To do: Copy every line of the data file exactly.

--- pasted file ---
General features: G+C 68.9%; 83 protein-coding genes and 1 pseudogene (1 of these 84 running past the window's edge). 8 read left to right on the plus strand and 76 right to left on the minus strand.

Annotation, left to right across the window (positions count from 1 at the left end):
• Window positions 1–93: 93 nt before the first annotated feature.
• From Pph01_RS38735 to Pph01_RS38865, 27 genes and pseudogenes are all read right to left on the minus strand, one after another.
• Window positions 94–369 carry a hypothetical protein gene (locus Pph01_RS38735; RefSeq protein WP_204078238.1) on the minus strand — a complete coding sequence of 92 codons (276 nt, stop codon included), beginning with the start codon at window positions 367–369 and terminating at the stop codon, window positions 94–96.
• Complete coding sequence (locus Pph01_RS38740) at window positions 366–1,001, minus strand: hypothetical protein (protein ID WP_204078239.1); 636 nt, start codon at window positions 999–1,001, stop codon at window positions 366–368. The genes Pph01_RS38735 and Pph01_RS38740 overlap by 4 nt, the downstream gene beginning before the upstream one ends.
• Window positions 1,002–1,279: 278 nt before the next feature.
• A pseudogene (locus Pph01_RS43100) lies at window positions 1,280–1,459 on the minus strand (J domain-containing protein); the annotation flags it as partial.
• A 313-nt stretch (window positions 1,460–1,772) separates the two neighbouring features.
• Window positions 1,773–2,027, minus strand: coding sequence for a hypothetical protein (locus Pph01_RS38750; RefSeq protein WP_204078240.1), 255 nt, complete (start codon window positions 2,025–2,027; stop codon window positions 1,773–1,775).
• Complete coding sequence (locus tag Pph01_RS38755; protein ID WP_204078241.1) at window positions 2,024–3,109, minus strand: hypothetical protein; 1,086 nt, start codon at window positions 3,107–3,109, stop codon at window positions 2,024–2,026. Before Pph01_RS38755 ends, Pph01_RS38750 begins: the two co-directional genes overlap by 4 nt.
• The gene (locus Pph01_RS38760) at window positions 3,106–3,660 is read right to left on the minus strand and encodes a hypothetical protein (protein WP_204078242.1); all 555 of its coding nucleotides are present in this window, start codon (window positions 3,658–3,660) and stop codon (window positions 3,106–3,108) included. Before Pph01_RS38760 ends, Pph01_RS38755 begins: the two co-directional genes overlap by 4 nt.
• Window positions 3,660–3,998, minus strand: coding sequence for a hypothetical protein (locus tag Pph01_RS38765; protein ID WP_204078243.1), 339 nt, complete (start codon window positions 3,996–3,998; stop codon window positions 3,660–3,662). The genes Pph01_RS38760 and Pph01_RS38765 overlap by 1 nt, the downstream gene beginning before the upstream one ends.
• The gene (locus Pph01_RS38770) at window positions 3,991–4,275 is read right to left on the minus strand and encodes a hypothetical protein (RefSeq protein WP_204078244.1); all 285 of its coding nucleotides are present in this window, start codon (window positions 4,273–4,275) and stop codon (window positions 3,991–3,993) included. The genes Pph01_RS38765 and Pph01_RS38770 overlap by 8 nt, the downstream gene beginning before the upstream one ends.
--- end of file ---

General features: G+C 68.9%; 83 protein-coding genes and 1 pseudogene (1 of these 84 running past the window's edge). 8 read left to right on the plus strand and 76 right to left on the minus strand.

Annotation, left to right across the window (positions count from 1 at the left end):
• Window positions 1–93: 93 nt before the first annotated feature.
• From Pph01_RS38735 to Pph01_RS38865, 27 genes and pseudogenes are all read right to left on the minus strand, one after another.
• Window positions 94–369 carry a hypothetical protein gene (locus Pph01_RS38735; RefSeq protein WP_204078238.1) on the minus strand — a complete coding sequence of 92 codons (276 nt, stop codon included), beginning with the start codon at window positions 367–369 and terminating at the stop codon, window positions 94–96.
• Complete coding sequence (locus Pph01_RS38740) at window positions 366–1,001, minus strand: hypothetical protein (protein ID WP_204078239.1); 636 nt, start codon at window positions 999–1,001, stop codon at window positions 366–368. The genes Pph01_RS38735 and Pph01_RS38740 overlap by 4 nt, the downstream gene beginning before the upstream one ends.
• Window positions 1,002–1,279: 278 nt before the next feature.
• A pseudogene (locus Pph01_RS43100) lies at window positions 1,280–1,459 on the minus strand (J domain-containing protein); the annotation flags it as partial.
• A 313-nt stretch (window positions 1,460–1,772) separates the two neighbouring features.
• Window positions 1,773–2,027, minus strand: coding sequence for a hypothetical protein (locus Pph01_RS38750; RefSeq protein WP_204078240.1), 255 nt, complete (start codon window positions 2,025–2,027; stop codon window positions 1,773–1,775).
• Complete coding sequence (locus tag Pph01_RS38755; protein ID WP_204078241.1) at window positions 2,024–3,109, minus strand: hypothetical protein; 1,086 nt, start codon at window positions 3,107–3,109, stop codon at window positions 2,024–2,026. Before Pph01_RS38755 ends, Pph01_RS38750 begins: the two co-directional genes overlap by 4 nt.
• The gene (locus Pph01_RS38760) at window positions 3,106–3,660 is read right to left on the minus strand and encodes a hypothetical protein (protein WP_204078242.1); all 555 of its coding nucleotides are present in this window, start codon (window positions 3,658–3,660) and stop codon (window positions 3,106–3,108) included. Before Pph01_RS38760 ends, Pph01_RS38755 begins: the two co-directional genes overlap by 4 nt.
• Window positions 3,660–3,998, minus strand: coding sequence for a hypothetical protein (locus tag Pph01_RS38765; protein ID WP_204078243.1), 339 nt, complete (start codon window positions 3,996–3,998; stop codon window positions 3,660–3,662). The genes Pph01_RS38760 and Pph01_RS38765 overlap by 1 nt, the downstream gene beginning before the upstream one ends.
• The gene (locus Pph01_RS38770) at window positions 3,991–4,275 is read right to left on the minus strand and encodes a hypothetical protein (RefSeq protein WP_204078244.1); all 285 of its coding nucleotides are present in this window, start codon (window positions 4,273–4,275) and stop codon (window positions 3,991–3,993) included. The genes Pph01_RS38765 and Pph01_RS38770 overlap by 8 nt, the downstream gene beginning before the upstream one ends.